Wet Weather Report
Dad found a new job at Whiting’s Dairy, which meant we could move to a nice house on Center Point Road. It had a few more rooms, and the best part of all was the indoor toilet. Bobby and I were so excited that we pretended to go potty just so we could flush, causing Mom to say more than once, “You kids stop flushing that thing.” With an indoor toilet, our future looked good.
Moving to a new place meant I had to change schools, and walking to Garfield Elementary took longer than walking to Lincoln. But, it was an easy walk on sidewalks, with no gravel roads to fall down on and no confusing corners to turn. I couldn’t get lost going to the new school. The only problem was that I usually had to go to the bathroom before I got home, so I often wet my pants.
My mother was frustrated. “Betty, why don’t you go to the bathroom before leaving school?”
“I don’t have to go then.”
She sighed like all the air was coming out of her.
“What’s wrong, Mama?”
“Every time something good happens, a snag comes with it.”
“What’s a snag?”
“It means that nothing is ever perfect.”
“This house is perfect.”
“Yes, it is, but it’s too far away from school.”
To solve the problem, my mother wrote a note to my teacher. Before pinning it on my blouse, she read it aloud:
“Dear Mrs. Martin. Please tell Elizabeth to use the toilet before leaving school. She has a very small bladder and a long walk home.”
I was worried that some smart kid in kindergarten who knew how to read might rip it off my blouse and tell everyone I had a small bladder. And I didn’t want Mrs. Martin to guess that I wet my pants every day after school.
I always tried really hard to hold it, but after walking several blocks, my urge to pee was too strong to ignore. The first time, there wasn’t a good place to relieve myself, so the only thing I could do was squat down and pretend I was tying my shoe and just let it go. I was shocked at the big puddle on the sidewalk. From then on I pretended to tie my shoe on the grass — and never on the same lawn twice.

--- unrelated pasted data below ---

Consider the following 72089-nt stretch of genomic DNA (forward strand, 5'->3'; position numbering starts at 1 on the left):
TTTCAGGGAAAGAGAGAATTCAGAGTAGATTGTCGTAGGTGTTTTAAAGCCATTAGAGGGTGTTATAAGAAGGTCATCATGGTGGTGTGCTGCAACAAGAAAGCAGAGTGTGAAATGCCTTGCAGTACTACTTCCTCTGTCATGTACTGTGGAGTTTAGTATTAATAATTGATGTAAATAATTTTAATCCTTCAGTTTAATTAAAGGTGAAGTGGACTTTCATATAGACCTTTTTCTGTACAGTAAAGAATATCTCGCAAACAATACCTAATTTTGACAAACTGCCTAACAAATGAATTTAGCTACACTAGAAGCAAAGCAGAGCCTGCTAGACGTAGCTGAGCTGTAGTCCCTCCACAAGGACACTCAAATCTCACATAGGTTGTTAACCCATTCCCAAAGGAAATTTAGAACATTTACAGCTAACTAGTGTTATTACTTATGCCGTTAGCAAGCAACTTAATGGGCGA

When I reached our house, my legs, socks, and shoes were usually soaked. Mama didn’t ask; she just waited for me to tell her whether I was wet or dry. It was kind of like doing the weather report.
In the winter it was awful since there was a lot more stuff to get wet when wearing snow pants and boots. The worst part was that it sometimes froze, which made the inside of my thighs red and chapped. I always had a runny nose in the winter, too, and it froze on my upper lip. My lips were so dry and chapped from the cold that my bottom lip had a permanent split in the middle. I couldn’t smile or laugh without causing it to bleed. My mother said, “Good Lord, Betty. You’re a mess in the winter.”
Each afternoon, my kindergarten class lined up at the door to wait for the dismissal bell to ring. After receiving the note, Mrs. Martin started asking right there in front of all my classmates, “Elizabeth, do you need to use the bathroom before you leave?” Everyone would look at me as though dying to know the answer, and each time I would shake my head with an expression that said, “What a silly question.”
I wasn’t lying. I never had to go to the bathroom until I was halfway home. Besides, none of the other kids had to use the toilet after school and I didn’t want to be the only one. I really dreaded that long walk.
I wet my pants after school every day for the rest of the year. But before first grade started, I had it under control. Mama said it was because my bladder had finally grown up to match my body. I was so relieved. My teacher wouldn’t have to ask that embarrassing question anymore, and my mother was happy again.
Our move to Center Point Road was finally perfect.
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